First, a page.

The Business Year

Dr. Makram Sader

LEBANON - Finance


Secretary General, Association of Banks in Lebanon


Dr. Makram Sader has been the Secretary General of the Association of Banks in Lebanon (ABL) since 1991, where he is actively involved in the reorganization of the banking industry, with an emphasis on regulations, along with highly recognized standards. He also acts as Chairman of Lebanon’s Banking Commission (ICC), a Board Member of the Caisse Nationale de la Sécurité Sociale (CNSS) in Lebanon, and an effective member of the Lebanese Economic and Social Council. He graduated from the University of Grenoble in France in 1979 with a PhD in economics, and began his career teaching International Economics at the Lebanese University, carrying out at the same time several studies as a full time researcher at CERMOC. Between 1985 and 1991, he was nominated as the Director of Research & Studies at the Union of Arab Banks (UAB) and played a key role in inter-Arab cooperation on banking issues. Over 1998-1999, he contributed significantly to the elaboration of the Lebanese government’s five-year Financial Reform Program and headed up the Banking Commission within the Syro-Lebanese Businessmen Council.

TBY talks to Dr. Makram Sader, Secretary General of the Association of Banks in Lebanon, on regulation, the dollarization of the economy, and keeping the sector competitive.

The Lebanese parliament recently passed four financial bills to comply with global financial standards. How will these laws enhance the regulatory framework for the banking sector?

The bills approved by the Lebanese parliament in 2015 are fundamental, since they uphold the credibility of the Lebanese banking sector and send positive signals for investors within international financial circles. This comprehensive package includes laws regulating anti-money laundering, the declaration of carried cash at the border, the exchange of tax information, and the adherence to UN convention for the suppression of the financing of terrorism. The ABL was an advocate of the importance of these laws to be passed since we needed to strengthen our existing legal framework and comply with anti-laundering international rules. Needless to say, these laws also protect the work and the practice of Lebanese banks at this level vis-á-vis correspondent banks and the international community in general.

One of the main assets of the Lebanese economy is the high level of dollarization it presents. How does this aid the resilience of the banking sector?

The level of dollarization in the Lebanese economy has many advantages and disadvantages depending on the sector. The existing dual currency system largely supports expansion in financial intermediation and contributes to a deeper financial system. Dollarization in Lebanon contributes also to financial stability and offers an insurance policy against large shocks. The ease with which LBP-denominated accounts can be converted into dollar-denominated accounts tends to limit potential withdrawals from the system and financial outflows in upsetting situations. Therefore, high dollarization in Lebanon can be viewed as one of the elements of the resilience of the banking sector.

The banking sector has heavily promoted entrepreneurial projects in Lebanon. What are the main contributions from commercial banks to start-ups and SMEs?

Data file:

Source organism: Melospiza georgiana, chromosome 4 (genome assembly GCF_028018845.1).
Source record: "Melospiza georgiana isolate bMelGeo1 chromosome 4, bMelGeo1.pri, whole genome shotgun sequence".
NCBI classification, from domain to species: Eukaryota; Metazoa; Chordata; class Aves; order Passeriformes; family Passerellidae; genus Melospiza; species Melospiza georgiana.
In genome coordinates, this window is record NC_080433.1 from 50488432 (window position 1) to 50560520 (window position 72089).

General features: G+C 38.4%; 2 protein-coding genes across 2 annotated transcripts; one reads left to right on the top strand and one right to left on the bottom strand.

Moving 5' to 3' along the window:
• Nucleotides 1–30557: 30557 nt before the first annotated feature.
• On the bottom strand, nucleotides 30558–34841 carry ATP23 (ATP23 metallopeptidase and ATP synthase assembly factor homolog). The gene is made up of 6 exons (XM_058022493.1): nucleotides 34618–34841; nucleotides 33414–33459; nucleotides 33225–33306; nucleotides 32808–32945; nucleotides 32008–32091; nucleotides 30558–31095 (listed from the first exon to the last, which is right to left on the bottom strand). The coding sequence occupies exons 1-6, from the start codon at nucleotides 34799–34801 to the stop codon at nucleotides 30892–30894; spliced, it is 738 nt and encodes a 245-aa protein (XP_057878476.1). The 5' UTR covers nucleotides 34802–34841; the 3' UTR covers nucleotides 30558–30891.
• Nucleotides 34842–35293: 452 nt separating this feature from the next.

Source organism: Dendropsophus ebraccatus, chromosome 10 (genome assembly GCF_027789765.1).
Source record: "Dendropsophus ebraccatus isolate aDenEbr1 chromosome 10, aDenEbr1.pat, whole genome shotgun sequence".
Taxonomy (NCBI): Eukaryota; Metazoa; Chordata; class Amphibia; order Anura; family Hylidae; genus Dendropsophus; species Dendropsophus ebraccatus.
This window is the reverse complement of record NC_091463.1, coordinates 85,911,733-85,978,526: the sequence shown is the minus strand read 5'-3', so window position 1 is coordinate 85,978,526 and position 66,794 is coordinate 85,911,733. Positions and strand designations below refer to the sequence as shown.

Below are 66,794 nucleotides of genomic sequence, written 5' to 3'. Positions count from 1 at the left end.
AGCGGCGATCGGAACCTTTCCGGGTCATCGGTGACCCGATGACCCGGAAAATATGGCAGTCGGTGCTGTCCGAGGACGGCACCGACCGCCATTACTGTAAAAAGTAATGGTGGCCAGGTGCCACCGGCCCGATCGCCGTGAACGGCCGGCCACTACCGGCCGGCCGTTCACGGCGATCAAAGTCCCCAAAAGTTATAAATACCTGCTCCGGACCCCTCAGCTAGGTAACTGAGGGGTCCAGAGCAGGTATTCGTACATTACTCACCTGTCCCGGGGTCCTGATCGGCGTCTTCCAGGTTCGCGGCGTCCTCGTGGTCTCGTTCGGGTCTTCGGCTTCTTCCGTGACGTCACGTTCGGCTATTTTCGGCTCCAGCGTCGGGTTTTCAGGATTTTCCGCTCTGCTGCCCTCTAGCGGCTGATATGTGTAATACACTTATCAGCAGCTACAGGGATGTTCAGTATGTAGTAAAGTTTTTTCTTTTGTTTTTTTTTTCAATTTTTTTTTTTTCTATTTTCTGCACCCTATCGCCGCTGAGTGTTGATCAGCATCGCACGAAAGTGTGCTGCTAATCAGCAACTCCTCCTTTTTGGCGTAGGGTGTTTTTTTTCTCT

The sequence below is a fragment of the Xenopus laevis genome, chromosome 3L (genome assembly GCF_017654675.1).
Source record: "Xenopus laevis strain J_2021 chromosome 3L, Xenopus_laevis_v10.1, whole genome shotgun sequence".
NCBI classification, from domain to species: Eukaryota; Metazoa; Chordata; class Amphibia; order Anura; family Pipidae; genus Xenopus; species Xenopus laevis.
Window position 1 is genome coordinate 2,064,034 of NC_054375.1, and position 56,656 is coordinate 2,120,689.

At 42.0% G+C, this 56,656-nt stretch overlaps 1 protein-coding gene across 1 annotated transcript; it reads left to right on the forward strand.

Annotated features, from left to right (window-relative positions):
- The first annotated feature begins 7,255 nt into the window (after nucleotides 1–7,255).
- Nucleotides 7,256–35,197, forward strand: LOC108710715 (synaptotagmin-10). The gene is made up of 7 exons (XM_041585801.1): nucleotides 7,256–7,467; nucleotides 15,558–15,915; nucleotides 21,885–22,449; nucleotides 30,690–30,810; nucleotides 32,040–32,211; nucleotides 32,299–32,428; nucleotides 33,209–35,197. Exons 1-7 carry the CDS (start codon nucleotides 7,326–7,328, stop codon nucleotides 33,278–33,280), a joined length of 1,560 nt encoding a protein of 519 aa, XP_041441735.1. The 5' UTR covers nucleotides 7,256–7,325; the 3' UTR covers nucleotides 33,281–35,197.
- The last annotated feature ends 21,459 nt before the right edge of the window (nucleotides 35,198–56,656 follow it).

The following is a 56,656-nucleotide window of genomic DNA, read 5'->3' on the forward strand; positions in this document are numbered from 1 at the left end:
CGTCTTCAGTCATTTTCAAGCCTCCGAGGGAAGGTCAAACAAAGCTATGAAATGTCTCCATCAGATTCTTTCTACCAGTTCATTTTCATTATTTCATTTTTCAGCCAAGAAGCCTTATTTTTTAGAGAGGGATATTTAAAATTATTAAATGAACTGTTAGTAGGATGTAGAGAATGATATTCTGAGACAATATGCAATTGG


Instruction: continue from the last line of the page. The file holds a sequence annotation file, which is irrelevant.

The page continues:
The major contribution from banks to the promotion and development of SMEs is the provision of loan facilities below the market costs of tradition funds, since they grant different forms of subsidized loans to these entities in close relationship to loan guarantors in the country such as Kafalat. These loans also benefit from the deduction in reserve requirements and by stimulating packages of liquidity provided by Banque du Liban at very low rates. Today, the outstanding amount of these loans exceeds USD5.5 billion. Banks also support the growth of the knowledge economy, as they contribute within the limits of 4% of their capital to finance start-up projects, business incubators, and accelerators. The interest from the banking sector in these initiatives has moved them to invest around USD250 million in startup companies and venture capitalists so far, and my guess is that this trend will continue to rise, as the knowledge economy has positioned itself as one of the most promising sectors for Lebanon.

The Lebanese banking sector is highly competitive. How does the ABL work to make things even for smaller players with narrower market shares?

The ABL has always been keen on defending the interests of all its member banks, whether they are Lebanese or non-Lebanese, and small, medium, or large in size. We promote their activities at the domestic and international levels to secure their financing and open new spaces for opportunities to them. We also play an active role in coordinating banks’ efforts on common interest issues. ABL continues as well to raise awareness of developments in regulatory compliance and to support small and medium banks through different means in configuring their compliance frameworks and implementing the necessary rules and processes. For example, we develop and distribute a set of generic policies and procedures manuals on business ethics and consumer protection, anti-bribery and corruption, international sanctions, and AML/CFT and FATCA to all our member banks. ABL also organizes different training activities related to various aspects of banks’ activities, from battling money laundering to human capital training, and through these measures we guarantee a competitive and fair environment for all our member banks regardless of their size or capabilities.



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